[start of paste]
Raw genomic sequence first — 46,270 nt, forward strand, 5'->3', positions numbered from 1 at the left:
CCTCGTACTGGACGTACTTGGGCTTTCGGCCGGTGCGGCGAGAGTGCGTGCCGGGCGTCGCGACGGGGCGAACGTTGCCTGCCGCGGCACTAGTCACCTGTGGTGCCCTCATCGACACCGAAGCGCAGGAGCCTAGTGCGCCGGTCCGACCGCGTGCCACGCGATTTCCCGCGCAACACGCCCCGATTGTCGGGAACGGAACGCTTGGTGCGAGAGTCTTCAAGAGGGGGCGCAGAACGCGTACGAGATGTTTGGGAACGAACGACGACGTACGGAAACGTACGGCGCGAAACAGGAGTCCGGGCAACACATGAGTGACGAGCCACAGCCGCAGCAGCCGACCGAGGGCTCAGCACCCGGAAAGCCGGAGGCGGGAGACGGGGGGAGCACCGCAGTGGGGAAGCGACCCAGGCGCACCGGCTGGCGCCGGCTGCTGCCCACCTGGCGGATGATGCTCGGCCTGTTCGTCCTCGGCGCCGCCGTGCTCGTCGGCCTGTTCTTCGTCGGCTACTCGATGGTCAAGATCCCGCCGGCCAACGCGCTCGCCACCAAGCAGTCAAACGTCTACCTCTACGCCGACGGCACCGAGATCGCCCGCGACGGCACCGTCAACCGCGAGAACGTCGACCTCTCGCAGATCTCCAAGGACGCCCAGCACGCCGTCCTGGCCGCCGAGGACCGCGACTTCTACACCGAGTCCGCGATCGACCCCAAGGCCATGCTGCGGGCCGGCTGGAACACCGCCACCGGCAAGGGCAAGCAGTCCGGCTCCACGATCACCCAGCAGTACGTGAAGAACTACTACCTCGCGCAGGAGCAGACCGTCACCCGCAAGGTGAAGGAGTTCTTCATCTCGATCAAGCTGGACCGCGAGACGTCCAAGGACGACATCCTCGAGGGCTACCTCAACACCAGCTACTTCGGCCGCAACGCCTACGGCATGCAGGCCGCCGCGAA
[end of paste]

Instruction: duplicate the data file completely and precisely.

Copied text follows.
Raw genomic sequence first — 46,270 nt, forward strand, 5'->3', positions numbered from 1 at the left:
CCTCGTACTGGACGTACTTGGGCTTTCGGCCGGTGCGGCGAGAGTGCGTGCCGGGCGTCGCGACGGGGCGAACGTTGCCTGCCGCGGCACTAGTCACCTGTGGTGCCCTCATCGACACCGAAGCGCAGGAGCCTAGTGCGCCGGTCCGACCGCGTGCCACGCGATTTCCCGCGCAACACGCCCCGATTGTCGGGAACGGAACGCTTGGTGCGAGAGTCTTCAAGAGGGGGCGCAGAACGCGTACGAGATGTTTGGGAACGAACGACGACGTACGGAAACGTACGGCGCGAAACAGGAGTCCGGGCAACACATGAGTGACGAGCCACAGCCGCAGCAGCCGACCGAGGGCTCAGCACCCGGAAAGCCGGAGGCGGGAGACGGGGGGAGCACCGCAGTGGGGAAGCGACCCAGGCGCACCGGCTGGCGCCGGCTGCTGCCCACCTGGCGGATGATGCTCGGCCTGTTCGTCCTCGGCGCCGCCGTGCTCGTCGGCCTGTTCTTCGTCGGCTACTCGATGGTCAAGATCCCGCCGGCCAACGCGCTCGCCACCAAGCAGTCAAACGTCTACCTCTACGCCGACGGCACCGAGATCGCCCGCGACGGCACCGTCAACCGCGAGAACGTCGACCTCTCGCAGATCTCCAAGGACGCCCAGCACGCCGTCCTGGCCGCCGAGGACCGCGACTTCTACACCGAGTCCGCGATCGACCCCAAGGCCATGCTGCGGGCCGGCTGGAACACCGCCACCGGCAAGGGCAAGCAGTCCGGCTCCACGATCACCCAGCAGTACGTGAAGAACTACTACCTCGCGCAGGAGCAGACCGTCACCCGCAAGGTGAAGGAGTTCTTCATCTCGATCAAGCTGGACCGCGAGACGTCCAAGGACGACATCCTCGAGGGCTACCTCAACACCAGCTACTTCGGCCGCAACGCCTACGGCATGCAGGCCGCCGCGAA